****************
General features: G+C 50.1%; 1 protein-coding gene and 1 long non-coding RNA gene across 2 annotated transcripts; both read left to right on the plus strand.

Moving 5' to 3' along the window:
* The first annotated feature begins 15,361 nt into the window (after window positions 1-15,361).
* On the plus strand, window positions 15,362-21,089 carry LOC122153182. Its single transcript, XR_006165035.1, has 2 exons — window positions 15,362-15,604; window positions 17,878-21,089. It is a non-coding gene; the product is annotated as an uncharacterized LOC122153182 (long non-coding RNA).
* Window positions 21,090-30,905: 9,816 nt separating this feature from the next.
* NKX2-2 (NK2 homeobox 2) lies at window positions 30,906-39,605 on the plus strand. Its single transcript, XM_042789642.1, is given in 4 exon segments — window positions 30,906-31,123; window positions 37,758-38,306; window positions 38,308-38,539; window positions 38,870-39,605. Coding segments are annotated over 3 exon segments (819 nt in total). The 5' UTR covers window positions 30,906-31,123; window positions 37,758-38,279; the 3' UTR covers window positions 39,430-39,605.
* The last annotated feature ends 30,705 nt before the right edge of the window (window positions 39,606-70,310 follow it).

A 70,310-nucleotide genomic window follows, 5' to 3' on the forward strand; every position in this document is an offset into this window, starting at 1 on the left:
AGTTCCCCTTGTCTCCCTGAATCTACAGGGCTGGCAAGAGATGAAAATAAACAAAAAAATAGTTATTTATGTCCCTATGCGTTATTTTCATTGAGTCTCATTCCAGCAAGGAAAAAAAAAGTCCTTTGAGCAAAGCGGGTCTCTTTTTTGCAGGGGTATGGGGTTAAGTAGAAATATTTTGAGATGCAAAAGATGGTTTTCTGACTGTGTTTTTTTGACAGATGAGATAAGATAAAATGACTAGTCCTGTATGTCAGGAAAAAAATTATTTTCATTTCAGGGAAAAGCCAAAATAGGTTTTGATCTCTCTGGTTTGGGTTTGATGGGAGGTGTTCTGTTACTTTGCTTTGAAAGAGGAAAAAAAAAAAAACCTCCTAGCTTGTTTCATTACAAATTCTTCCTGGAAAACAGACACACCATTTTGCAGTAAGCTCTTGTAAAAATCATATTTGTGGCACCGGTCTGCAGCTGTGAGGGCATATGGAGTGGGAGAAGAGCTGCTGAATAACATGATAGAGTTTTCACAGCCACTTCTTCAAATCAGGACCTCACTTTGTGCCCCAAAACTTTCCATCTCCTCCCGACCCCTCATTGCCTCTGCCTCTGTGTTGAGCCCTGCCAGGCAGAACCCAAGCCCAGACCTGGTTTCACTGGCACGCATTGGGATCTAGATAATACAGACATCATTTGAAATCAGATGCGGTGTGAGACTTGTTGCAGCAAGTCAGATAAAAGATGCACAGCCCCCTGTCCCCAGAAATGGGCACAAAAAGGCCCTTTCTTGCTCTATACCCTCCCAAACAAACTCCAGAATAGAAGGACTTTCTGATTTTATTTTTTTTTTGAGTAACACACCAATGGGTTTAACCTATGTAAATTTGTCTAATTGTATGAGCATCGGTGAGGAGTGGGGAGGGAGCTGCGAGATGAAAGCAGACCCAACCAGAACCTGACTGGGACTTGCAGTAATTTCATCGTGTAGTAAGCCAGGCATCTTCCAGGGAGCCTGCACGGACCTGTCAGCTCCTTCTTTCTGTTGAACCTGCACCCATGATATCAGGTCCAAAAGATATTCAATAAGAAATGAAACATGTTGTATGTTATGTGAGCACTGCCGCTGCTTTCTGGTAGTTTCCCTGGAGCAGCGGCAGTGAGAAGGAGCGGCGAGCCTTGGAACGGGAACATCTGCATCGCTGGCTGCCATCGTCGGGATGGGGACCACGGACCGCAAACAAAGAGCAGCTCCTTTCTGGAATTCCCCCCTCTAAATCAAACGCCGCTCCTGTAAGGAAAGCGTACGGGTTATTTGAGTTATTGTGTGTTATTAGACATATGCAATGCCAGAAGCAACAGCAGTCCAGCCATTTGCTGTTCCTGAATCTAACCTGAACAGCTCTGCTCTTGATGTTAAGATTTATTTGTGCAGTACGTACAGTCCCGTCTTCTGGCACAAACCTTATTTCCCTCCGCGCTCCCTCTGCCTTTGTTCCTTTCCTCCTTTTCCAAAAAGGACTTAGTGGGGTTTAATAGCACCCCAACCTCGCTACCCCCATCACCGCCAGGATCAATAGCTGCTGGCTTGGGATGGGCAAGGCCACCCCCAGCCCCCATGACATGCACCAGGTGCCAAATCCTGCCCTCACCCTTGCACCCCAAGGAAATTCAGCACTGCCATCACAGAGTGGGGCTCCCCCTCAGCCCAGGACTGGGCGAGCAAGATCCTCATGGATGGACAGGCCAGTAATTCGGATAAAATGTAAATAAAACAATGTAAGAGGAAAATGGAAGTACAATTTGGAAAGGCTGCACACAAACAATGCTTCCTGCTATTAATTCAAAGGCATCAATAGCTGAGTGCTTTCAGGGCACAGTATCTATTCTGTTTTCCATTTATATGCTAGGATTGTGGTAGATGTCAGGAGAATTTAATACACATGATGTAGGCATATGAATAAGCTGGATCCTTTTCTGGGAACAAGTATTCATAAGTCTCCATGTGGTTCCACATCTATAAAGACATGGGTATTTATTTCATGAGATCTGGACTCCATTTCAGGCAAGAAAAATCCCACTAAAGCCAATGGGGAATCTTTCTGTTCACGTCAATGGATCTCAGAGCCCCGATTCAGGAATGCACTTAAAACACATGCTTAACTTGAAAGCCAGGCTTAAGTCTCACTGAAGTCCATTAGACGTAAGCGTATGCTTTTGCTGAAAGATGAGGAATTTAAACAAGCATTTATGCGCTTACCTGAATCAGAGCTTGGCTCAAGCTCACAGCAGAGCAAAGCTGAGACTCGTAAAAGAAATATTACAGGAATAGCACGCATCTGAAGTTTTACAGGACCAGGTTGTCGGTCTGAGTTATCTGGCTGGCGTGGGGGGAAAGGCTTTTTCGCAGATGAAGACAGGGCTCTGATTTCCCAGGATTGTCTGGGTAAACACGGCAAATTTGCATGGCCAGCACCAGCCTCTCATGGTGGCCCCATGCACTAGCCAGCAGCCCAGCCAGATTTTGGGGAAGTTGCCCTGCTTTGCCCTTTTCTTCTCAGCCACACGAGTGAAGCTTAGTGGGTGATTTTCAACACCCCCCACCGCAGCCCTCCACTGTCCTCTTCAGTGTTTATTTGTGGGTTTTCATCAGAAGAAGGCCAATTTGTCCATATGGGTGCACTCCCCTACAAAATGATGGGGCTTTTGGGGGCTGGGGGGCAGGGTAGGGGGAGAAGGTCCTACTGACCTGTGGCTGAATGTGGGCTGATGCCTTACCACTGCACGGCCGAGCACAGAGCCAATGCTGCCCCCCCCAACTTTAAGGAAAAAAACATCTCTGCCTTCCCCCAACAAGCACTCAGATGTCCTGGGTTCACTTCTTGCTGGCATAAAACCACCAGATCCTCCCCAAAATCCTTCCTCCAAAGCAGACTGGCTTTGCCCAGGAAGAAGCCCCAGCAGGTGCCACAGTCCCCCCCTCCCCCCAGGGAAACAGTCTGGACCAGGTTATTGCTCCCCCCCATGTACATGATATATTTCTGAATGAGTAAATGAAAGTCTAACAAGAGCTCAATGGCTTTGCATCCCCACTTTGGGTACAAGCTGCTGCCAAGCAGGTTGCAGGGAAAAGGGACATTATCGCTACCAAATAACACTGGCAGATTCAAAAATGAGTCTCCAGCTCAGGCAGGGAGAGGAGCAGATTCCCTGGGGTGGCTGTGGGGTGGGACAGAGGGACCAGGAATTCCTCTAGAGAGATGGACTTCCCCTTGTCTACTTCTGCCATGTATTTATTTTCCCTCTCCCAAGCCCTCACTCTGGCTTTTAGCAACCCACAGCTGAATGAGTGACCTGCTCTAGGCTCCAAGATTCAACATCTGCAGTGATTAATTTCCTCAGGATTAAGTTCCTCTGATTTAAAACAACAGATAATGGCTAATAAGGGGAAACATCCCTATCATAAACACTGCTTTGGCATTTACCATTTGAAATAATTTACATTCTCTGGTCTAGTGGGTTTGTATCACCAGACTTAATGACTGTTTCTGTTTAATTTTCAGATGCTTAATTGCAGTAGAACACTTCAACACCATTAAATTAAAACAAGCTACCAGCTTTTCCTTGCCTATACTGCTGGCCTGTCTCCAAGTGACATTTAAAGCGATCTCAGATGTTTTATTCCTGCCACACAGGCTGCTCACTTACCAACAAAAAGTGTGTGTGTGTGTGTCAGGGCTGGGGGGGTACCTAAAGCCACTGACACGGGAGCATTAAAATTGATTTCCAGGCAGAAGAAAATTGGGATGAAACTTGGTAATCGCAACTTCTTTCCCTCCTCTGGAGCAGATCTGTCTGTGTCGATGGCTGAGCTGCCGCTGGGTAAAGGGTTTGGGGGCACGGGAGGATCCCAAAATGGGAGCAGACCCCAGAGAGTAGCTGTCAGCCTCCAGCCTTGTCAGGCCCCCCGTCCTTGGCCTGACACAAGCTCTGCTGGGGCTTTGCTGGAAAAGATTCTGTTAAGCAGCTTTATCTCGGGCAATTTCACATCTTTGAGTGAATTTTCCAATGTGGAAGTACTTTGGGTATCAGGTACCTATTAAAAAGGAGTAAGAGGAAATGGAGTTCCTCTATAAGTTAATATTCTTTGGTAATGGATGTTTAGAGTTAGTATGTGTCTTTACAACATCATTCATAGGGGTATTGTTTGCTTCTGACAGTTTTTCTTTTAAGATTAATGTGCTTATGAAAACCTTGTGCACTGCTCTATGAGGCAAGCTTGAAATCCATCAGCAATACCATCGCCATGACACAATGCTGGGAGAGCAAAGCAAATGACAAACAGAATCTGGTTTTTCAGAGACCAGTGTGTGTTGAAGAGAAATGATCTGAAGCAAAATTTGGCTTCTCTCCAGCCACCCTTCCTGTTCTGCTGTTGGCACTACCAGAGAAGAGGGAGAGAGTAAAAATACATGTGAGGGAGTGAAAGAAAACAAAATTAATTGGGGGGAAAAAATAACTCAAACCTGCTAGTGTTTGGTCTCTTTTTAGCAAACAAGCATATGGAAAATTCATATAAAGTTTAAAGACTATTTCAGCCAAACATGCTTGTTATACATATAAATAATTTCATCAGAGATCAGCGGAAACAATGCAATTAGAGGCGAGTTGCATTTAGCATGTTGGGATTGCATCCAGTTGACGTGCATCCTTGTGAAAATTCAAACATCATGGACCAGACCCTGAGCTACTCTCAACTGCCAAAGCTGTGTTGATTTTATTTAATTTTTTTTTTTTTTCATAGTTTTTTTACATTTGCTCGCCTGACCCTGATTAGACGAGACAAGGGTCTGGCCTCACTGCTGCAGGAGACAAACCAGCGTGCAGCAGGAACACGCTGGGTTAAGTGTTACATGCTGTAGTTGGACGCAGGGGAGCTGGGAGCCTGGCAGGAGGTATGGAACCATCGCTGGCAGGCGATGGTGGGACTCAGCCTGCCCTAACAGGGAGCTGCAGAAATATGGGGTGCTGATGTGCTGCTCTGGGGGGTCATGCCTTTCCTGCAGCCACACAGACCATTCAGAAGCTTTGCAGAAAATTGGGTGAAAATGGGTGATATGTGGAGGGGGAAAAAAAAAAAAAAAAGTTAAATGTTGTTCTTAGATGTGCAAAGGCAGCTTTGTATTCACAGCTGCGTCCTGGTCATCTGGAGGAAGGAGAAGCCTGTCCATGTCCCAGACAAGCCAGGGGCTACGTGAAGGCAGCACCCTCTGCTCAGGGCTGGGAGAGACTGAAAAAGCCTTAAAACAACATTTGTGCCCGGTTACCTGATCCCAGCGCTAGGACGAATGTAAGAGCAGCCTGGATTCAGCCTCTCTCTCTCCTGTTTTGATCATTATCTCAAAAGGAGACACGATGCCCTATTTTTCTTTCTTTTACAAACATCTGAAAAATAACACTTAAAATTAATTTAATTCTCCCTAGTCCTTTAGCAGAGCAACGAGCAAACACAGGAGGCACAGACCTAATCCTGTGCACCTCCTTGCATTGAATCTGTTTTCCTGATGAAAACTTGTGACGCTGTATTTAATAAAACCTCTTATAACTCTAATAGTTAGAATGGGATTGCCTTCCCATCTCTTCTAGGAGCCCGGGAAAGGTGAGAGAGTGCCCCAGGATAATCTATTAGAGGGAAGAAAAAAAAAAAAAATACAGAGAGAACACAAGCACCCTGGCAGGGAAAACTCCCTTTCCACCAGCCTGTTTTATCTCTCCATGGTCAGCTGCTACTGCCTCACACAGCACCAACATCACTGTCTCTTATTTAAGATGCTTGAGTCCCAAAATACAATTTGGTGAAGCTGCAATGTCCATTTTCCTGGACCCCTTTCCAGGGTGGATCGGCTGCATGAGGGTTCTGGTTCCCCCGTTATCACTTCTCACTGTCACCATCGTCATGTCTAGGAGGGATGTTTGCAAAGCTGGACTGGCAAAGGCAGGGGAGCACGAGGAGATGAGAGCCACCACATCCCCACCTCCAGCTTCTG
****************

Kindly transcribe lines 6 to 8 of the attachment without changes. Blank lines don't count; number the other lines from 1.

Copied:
* NKX2-2 (NK2 homeobox 2) lies at window positions 30,906-39,605 on the plus strand. Its single transcript, XM_042789642.1, is given in 4 exon segments — window positions 30,906-31,123; window positions 37,758-38,306; window positions 38,308-38,539; window positions 38,870-39,605. Coding segments are annotated over 3 exon segments (819 nt in total). The 5' UTR covers window positions 30,906-31,123; window positions 37,758-38,279; the 3' UTR covers window positions 39,430-39,605.
* The last annotated feature ends 30,705 nt before the right edge of the window (window positions 39,606-70,310 follow it).

A 70,310-nucleotide genomic window follows, 5' to 3' on the forward strand; every position in this document is an offset into this window, starting at 1 on the left: